Apple's third-quarter results due July 26
Apple has advised it will be issuing its third-quarter results on July 26, with a conference call to answer investor and analyst queries about the earnings set to take place later that day. The stream of the call will go live at 2pm PT (5pm ET) via Apple's investor site, with the results themselves expected to be released roughly 30 minutes before the call commences. Apple's guidance for the quarter put revenue at between $41 billion and $43 billion. http://apple.co/1oi1Pbm
Twitter stickers slowly roll out to users
Twitter has introduced "stickers," allowing users to add extra graphical elements to their photos before uploading them to the micro-blogging service. A library of hundreds of accessories, props, and emoji will be available to use as stickers, which can be resized, rotated, and placed anywhere on the photograph. Images with stickers will also become searchable with viewers able to select a sticker to see how others use the same graphic in their own posts. Twitter advises stickers will be rolling out to users over the next few weeks, and will work on both the mobile apps and through the browser. http://bit.ly/29bbwUE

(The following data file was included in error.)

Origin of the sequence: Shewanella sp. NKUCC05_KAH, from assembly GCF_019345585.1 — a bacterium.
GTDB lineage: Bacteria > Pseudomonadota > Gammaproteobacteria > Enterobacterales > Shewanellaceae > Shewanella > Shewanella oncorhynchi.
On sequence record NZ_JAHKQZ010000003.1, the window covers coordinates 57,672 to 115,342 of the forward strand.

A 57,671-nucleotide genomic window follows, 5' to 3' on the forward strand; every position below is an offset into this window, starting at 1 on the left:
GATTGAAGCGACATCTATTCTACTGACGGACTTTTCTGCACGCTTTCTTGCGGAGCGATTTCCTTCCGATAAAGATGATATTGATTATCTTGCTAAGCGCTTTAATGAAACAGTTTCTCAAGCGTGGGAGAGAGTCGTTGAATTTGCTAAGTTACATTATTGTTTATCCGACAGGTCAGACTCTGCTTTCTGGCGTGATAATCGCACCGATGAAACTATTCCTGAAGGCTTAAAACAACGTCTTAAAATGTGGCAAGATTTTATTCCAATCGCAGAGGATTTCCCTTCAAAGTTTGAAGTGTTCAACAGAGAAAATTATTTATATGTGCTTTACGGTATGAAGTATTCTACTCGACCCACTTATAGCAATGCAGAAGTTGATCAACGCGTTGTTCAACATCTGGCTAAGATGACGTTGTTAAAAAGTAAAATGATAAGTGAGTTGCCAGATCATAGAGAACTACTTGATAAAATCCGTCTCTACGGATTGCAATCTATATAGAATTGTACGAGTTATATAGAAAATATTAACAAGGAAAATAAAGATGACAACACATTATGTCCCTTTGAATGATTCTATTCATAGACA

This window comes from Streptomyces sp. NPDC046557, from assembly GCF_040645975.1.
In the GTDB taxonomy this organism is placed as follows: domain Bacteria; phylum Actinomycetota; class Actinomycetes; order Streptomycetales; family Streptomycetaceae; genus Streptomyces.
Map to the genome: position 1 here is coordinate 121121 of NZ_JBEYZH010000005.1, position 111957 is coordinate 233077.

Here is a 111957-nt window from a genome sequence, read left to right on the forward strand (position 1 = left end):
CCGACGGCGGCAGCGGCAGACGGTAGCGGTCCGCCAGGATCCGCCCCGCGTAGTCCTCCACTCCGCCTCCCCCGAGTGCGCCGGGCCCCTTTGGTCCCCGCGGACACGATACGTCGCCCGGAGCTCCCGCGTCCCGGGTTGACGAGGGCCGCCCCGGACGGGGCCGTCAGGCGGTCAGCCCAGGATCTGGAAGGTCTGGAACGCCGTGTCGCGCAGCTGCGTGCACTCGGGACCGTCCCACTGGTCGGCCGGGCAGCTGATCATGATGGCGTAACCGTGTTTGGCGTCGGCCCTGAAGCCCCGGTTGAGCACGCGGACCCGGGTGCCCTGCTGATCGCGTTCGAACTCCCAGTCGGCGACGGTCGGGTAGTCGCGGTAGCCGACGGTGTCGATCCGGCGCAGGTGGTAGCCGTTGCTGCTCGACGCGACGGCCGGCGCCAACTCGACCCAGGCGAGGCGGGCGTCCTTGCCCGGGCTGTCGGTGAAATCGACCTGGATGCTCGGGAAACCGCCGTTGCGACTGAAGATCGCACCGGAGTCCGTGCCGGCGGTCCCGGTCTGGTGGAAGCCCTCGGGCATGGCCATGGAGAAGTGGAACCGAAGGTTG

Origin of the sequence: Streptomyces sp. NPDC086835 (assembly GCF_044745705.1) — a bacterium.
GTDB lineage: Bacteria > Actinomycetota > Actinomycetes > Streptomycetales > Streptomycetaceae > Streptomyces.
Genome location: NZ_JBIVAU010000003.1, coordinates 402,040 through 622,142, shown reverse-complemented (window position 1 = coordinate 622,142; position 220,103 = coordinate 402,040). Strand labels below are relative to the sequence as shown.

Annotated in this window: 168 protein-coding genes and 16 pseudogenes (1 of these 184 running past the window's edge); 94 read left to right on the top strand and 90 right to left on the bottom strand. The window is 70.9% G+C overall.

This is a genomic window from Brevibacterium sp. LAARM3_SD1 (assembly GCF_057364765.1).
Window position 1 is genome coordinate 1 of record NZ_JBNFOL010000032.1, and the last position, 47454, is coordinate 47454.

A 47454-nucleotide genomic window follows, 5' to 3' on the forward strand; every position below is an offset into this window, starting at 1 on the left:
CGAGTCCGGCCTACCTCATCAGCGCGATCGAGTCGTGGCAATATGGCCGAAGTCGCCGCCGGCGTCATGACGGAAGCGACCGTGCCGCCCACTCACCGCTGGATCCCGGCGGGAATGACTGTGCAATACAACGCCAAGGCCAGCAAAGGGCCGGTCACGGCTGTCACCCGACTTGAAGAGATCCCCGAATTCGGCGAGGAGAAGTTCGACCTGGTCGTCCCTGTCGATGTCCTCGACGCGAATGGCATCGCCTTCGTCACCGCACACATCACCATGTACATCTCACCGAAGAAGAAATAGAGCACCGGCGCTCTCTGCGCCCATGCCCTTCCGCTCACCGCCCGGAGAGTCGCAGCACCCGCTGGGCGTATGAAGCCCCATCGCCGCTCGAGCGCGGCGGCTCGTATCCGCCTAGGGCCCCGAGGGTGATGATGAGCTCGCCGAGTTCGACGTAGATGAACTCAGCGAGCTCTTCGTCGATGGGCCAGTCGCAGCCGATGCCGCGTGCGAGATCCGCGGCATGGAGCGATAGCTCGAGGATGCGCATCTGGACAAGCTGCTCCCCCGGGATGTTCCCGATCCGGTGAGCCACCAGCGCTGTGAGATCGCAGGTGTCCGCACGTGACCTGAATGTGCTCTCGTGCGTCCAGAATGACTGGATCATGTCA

French show carries on with iPhones
Following a prolonged power loss in a French TV studio, the crew was able to use a combination of limited studio lighting and a number of iPhones to continue taping the Saturday episode of talk show On n'est pas couché ("We're Still Awake"), using the resulting footage in the first edited episode. The Plus-model iPhones used for the impromptu shoot completion were either iPhone 6 Plusses (which shoot in 1080p) or 6s Plus models (which can shoot in 4K). The decision to use the iPhones to complete the show was made after a power outage at France 2's studio stretched to more than three hours. http://bit.ly/299wqDt
Scrivener for iOS to arrive in late July
For some long-time Scrivener users, to quote Paul Simon, "these are the days of miracle and wonders." As it marks its 10th anniversary in business, developer Keith Blount has announced that the long-awaited iOS version of his creative-writing tool Scrivener is to be submitted to the App Store, following strong praise from beta-testers. The program, expected in late July, will sell for $20 and work with both the iPad and iPhone. When we interviewed Blount last January, he added that Scrivener 3 for Mac would follow along shorty afterwards. http://bit.ly/2901XLE
WhatsApp now handles over 100M calls daily
WhatsApp is celebrating that it is being used for over 100 million calls every day. In a brief notice, the Facebook-owned messaging platform advises the voice-calling feature it rolled out to its users last year now deals with an average of over 1,100 calls initiated per second. Earlier this year, it increased the security of its calls and other messages, by introducing end-to-end encryption on all platforms. http://bit.ly/292HqCX